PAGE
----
The appeal behind owning on board

But why is the ownership of financial interest to such high-net-worth individuals? To understand it might be easier to compare the approximate costs with how much it would cost to retire on a non-luxury, standard cruise.

By breaking down how much an average cruiser spends on board on an average cruise, Cruise Market Watch pitches that figure at $212.80 (with $161.26 ticket price and $62.16 on board spending over an average cruise duration of eight days). Using these figures, a year on a cruise ship would cost $77,380 and so twenty years would cost $1,547,600 (£1,266,710.60).

The £1m cruise from SixStarCruises announced its 123-day luxury cruise as “the most luxurious holiday in the world”. It does include private transfers and tours, but to spend one year on this luxury cruise would cost £3m ($3,665,241).

The one-bedroom residence on board Blue World Voyages costs $2,350,000 and a two-bedroom from $3,350,000 for a 25-year term. All the furnishings and fittings are included in the price as well as access to the fitness facilities and activities on board.

“Owners need to pay a yearly maintenance fee which starts at around $200,000.”

Owners also need to pay a yearly maintenance fee which starts at around $200,000 for the one-bedroom properties. Dellis says, however, that in his experience from The World, most people don’t stay on board, even with friends and family coming on, for more than four-to-five months of the year. In response they will offer a rental programme for 22-23 weeks of the year that Blue World will manage, which will cover the maintenance fee for owners.

Dellis says the residences are also an important part of the funding structure. “Selling 40 residences will raise a gross amount of $180m (after cross marketing commission and so on it would be about $107m),” he says, adding that it will all go into escrow and would only be released at the time of the delivery of the vessel and apartments. “There is protection as far as the owners are concerned.”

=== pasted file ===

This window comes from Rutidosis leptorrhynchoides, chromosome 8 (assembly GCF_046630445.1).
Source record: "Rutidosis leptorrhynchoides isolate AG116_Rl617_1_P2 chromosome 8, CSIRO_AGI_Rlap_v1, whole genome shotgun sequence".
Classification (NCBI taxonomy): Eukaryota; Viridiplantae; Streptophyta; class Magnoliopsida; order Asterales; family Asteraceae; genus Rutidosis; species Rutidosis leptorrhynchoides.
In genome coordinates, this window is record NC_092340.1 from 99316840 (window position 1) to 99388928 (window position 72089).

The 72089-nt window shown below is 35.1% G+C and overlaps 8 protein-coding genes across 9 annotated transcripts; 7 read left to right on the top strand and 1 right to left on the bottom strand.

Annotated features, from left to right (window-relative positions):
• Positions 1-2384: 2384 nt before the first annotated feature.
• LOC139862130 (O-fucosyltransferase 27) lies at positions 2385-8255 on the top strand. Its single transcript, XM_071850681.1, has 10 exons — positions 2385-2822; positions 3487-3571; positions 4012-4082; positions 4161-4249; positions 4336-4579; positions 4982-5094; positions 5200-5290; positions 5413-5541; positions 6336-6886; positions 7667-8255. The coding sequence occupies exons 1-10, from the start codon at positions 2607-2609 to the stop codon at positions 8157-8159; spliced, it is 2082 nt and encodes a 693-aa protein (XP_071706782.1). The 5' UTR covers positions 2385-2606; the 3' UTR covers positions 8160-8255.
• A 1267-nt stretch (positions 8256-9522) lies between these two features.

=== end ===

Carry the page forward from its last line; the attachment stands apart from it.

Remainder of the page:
Media partners help target active lifestyle cruisers

Once the vessels were identified, Meehan set up partnerships with a range of active lifestyle media brands, such as Outside magazine’s Outside Integrated Media.

“We hope that we’re going to be able to close the equity transaction this side of the year.”

“Together they represent more than 20 million subscribers and readers and already helps us to do a lot of public relations by publishing editorials about our project,” says Dellis. “That in itself is already creating a huge follow up, mainly in the States, but we’re expanding in Europe. We will pay a 10% commission whenever one of their subscribers cruises with us, so it’s an interesting financial reward for those media partners.”

Dellis says that they will be ready to negotiate the final purchase of the ship as soon as they’ve completed an equity raise for the project, which is $48.5m. Over the last few months they he and Meehan have been working with an investment bank in New York.

“We hope that we’re going to be able to close the equity transaction this side of the year, so right now we’re at a very critical period,” he stresses.

“If everything moves according to plan, then we will start to sell the residences and be ready to open in the second quarter of 2021.”